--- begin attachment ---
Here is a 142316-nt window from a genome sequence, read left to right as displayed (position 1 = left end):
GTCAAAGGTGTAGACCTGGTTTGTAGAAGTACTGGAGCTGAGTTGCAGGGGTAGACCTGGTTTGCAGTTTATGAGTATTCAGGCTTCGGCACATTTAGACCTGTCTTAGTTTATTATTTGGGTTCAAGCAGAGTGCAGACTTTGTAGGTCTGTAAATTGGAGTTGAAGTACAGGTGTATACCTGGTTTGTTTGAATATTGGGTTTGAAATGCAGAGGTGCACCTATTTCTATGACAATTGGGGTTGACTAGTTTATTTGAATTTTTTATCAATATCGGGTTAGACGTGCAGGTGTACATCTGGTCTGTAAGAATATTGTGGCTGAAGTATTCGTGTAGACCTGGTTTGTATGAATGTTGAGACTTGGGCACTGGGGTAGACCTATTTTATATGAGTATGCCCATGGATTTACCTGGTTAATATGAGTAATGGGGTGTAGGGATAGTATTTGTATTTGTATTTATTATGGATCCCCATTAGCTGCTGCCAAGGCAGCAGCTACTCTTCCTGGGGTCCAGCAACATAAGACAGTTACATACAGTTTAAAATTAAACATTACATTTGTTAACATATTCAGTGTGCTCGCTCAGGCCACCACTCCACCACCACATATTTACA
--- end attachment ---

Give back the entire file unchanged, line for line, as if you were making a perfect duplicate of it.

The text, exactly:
Here is a 142316-nt window from a genome sequence, read left to right as displayed (position 1 = left end):
GTCAAAGGTGTAGACCTGGTTTGTAGAAGTACTGGAGCTGAGTTGCAGGGGTAGACCTGGTTTGCAGTTTATGAGTATTCAGGCTTCGGCACATTTAGACCTGTCTTAGTTTATTATTTGGGTTCAAGCAGAGTGCAGACTTTGTAGGTCTGTAAATTGGAGTTGAAGTACAGGTGTATACCTGGTTTGTTTGAATATTGGGTTTGAAATGCAGAGGTGCACCTATTTCTATGACAATTGGGGTTGACTAGTTTATTTGAATTTTTTATCAATATCGGGTTAGACGTGCAGGTGTACATCTGGTCTGTAAGAATATTGTGGCTGAAGTATTCGTGTAGACCTGGTTTGTATGAATGTTGAGACTTGGGCACTGGGGTAGACCTATTTTATATGAGTATGCCCATGGATTTACCTGGTTAATATGAGTAATGGGGTGTAGGGATAGTATTTGTATTTGTATTTATTATGGATCCCCATTAGCTGCTGCCAAGGCAGCAGCTACTCTTCCTGGGGTCCAGCAACATAAGACAGTTACATACAGTTTAAAATTAAACATTACATTTGTTAACATATTCAGTGTGCTCGCTCAGGCCACCACTCCACCACCACATATTTACA